LiveWell Prowers County Outlines 2014 Goals

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Updates on the Prowers County Health Needs Assessment, diversify a common agenda among health groups, seek volunteers for community leadership groups, develop youth oriented projects, initiate a bicycle ownership program with the Project HOPE Center and help secure local funding to purchase age appropriate playground equipment.  This is an overview of what a portion of 2014 activities should include, as outlined by Emily Nieschburg of LiveWell Prowers County last week. 

Nieschburg said a $100,000 grant from LiveWell Colorado will help fund this type of work for the next two years, based on accomplishments.  She added that some new groups will work with local representatives in the planning process including The Civic Canopy, a non-profit Denver organization which helps develop health-oriented programs at a community level.  A partnership with a branch of the Colorado Department of Public Health was also suggested.  The Family Leadership Training Institute can help develop a 20 week training course for leadership training which has a 90% graduation rate.  She added that a new emphasis will work with early childhood development and not necessarily on the standard k-12 grades in the school district. 

One of the program mentioned involved combining the Project HOPE Center with LiveWell to increase the number of children riding bikes for exercise and getting bikes to them.  It was recently announced that the Lamar Police Department will turn over any unclaimed bikes that have been in their keeping to the project.  The project isn’t just for being able to ride a bike, but for being able repair them and keep them running.  Nieschburg said the closest bicycle repair business is probably in Pueblo.  The community building has a tool lending library and another one could be started at Lincoln School.  From there, she said, volunteers could lend a hand in repairs or even give some of the bikes a new coating of paint.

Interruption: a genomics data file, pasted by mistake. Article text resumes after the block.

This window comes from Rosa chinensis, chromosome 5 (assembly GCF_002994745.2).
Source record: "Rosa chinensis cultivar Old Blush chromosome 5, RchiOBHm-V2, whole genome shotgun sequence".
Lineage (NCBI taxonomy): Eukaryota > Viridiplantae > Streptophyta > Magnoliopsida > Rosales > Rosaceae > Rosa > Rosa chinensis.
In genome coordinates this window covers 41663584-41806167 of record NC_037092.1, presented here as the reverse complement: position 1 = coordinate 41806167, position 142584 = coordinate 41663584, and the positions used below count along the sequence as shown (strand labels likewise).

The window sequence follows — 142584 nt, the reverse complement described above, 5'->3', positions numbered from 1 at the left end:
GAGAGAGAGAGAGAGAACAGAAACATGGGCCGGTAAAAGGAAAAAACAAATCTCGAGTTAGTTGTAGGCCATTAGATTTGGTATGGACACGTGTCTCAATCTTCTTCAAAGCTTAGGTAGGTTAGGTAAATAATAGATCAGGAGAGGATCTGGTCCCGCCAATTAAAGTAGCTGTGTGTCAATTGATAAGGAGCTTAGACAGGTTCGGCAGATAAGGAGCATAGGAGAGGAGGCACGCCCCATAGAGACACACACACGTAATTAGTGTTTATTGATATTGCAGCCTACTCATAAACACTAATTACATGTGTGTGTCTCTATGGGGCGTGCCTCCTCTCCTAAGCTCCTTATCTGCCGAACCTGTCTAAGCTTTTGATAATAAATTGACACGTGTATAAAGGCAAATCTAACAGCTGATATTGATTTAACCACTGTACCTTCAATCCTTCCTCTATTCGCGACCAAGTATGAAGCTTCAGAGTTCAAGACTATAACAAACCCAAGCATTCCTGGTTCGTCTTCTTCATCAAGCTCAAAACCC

The second program is to develop volunteers who would buy in to helping fund local schools to purchase age-appropriate playground equipment for youngsters.  This doesn’t necessarily include slides and swings, but more hands-on equipment such as hula-hoops, baseball equipment, soccer balls and other equipment that can be shared during recess breaks.  “Studies have found that the more active kids are, the more it correlates directly to their next immediate class and to their ability to retain their studies,” Nieschburg explained to the gathering last week. 

Rick Akers, Lamar Parks and Recreation Director, provided an update on the latest North Gateway Park projects.  “We’re partnering with the Department of Parks and Wildlife to seek funds for the new park,” he explained.  Akers said a Fishing for Fun grant will be sought this March, a floating dock is planned for the first pond closest to the bridge, a handicapped accessible area will be constructed as well as a permanent rest room.  Other items on the planning board include an archery range and a 1.5 mile walking trail on the acreage.   Akers said the Two Shot Goose Hunt committee is partnering to help raise funds and come this spring, the city plans to begin a revegetation project.  Akers added that fishing will always be a form of recreation on site, “Five thousand trout were stocked in the ponds last year and there are plans for more in the future.”
By Russ Baldwin


Filed Under: communityCountyEducationEntertainmentFeaturedHealthLamarProwers CountyPublic SafetyRecreationSchoolYouth


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